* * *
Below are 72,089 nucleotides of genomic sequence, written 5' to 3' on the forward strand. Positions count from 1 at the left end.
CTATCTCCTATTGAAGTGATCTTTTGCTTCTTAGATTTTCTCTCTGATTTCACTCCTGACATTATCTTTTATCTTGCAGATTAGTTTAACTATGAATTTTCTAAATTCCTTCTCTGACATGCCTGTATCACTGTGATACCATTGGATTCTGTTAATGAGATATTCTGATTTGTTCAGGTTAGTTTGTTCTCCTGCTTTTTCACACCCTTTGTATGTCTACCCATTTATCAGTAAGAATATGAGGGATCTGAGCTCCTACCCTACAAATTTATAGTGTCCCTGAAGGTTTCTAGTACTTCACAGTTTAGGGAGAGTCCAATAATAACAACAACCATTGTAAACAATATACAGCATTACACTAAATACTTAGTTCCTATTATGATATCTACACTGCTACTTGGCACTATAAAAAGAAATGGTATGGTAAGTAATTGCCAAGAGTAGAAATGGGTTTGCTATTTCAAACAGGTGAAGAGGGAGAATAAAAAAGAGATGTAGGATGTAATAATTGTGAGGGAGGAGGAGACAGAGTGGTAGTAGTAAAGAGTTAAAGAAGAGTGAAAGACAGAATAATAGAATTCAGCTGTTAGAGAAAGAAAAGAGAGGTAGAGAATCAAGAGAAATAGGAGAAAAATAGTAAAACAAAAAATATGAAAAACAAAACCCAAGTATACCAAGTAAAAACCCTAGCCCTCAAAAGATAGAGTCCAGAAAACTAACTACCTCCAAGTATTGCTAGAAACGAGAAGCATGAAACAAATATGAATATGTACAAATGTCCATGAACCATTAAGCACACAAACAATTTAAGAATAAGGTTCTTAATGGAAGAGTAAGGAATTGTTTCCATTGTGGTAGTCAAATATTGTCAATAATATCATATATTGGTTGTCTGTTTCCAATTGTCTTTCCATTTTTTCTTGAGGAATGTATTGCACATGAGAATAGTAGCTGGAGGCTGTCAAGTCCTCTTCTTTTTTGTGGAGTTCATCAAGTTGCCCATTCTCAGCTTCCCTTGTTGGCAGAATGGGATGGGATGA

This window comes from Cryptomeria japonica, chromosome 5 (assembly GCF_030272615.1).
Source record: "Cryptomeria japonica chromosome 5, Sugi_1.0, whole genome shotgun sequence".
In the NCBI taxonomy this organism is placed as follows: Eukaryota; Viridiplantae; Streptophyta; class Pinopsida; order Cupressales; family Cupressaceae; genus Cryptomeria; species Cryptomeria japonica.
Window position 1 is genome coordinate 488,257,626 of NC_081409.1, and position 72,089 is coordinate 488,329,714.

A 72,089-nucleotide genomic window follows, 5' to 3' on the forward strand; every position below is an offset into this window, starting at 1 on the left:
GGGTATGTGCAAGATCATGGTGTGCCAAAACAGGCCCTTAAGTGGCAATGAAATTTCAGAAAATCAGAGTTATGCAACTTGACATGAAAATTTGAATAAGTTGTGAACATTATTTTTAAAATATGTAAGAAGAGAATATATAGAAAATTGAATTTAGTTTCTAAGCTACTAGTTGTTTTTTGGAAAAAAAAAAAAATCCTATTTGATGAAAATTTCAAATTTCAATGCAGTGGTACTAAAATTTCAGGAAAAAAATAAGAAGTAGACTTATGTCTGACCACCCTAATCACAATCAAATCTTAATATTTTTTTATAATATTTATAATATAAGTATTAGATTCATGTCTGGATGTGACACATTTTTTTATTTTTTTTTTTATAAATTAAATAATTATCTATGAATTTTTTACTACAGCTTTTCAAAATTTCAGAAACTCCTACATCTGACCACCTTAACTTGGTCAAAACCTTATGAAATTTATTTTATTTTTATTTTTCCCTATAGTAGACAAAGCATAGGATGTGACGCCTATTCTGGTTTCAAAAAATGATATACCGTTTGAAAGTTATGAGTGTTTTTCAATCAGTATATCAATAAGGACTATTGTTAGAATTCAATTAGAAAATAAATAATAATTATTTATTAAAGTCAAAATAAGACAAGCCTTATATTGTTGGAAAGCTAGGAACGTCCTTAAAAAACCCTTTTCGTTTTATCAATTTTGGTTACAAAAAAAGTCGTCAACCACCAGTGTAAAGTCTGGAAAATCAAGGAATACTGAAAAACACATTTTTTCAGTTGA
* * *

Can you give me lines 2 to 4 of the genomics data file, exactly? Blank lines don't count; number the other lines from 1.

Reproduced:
CTATCTCCTATTGAAGTGATCTTTTGCTTCTTAGATTTTCTCTCTGATTTCACTCCTGACATTATCTTTTATCTTGCAGATTAGTTTAACTATGAATTTTCTAAATTCCTTCTCTGACATGCCTGTATCACTGTGATACCATTGGATTCTGTTAATGAGATATTCTGATTTGTTCAGGTTAGTTTGTTCTCCTGCTTTTTCACACCCTTTGTATGTCTACCCATTTATCAGTAAGAATATGAGGGATCTGAGCTCCTACCCTACAAATTTATAGTGTCCCTGAAGGTTTCTAGTACTTCACAGTTTAGGGAGAGTCCAATAATAACAACAACCATTGTAAACAATATACAGCATTACACTAAATACTTAGTTCCTATTATGATATCTACACTGCTACTTGGCACTATAAAAAGAAATGGTATGGTAAGTAATTGCCAAGAGTAGAAATGGGTTTGCTATTTCAAACAGGTGAAGAGGGAGAATAAAAAAGAGATGTAGGATGTAATAATTGTGAGGGAGGAGGAGACAGAGTGGTAGTAGTAAAGAGTTAAAGAAGAGTGAAAGACAGAATAATAGAATTCAGCTGTTAGAGAAAGAAAAGAGAGGTAGAGAATCAAGAGAAATAGGAGAAAAATAGTAAAACAAAAAATATGAAAAACAAAACCCAAGTATACCAAGTAAAAACCCTAGCCCTCAAAAGATAGAGTCCAGAAAACTAACTACCTCCAAGTATTGCTAGAAACGAGAAGCATGAAACAAATATGAATATGTACAAATGTCCATGAACCATTAAGCACACAAACAATTTAAGAATAAGGTTCTTAATGGAAGAGTAAGGAATTGTTTCCATTGTGGTAGTCAAATATTGTCAATAATATCATATATTGGTTGTCTGTTTCCAATTGTCTTTCCATTTTTTCTTGAGGAATGTATTGCACATGAGAATAGTAGCTGGAGGCTGTCAAGTCCTCTTCTTTTTTGTGGAGTTCATCAAGTTGCCCATTCTCAGCTTCCCTTGTTGGCAGAATGGGATGGGATGA

This window comes from Cryptomeria japonica, chromosome 5 (assembly GCF_030272615.1).
Source record: "Cryptomeria japonica chromosome 5, Sugi_1.0, whole genome shotgun sequence".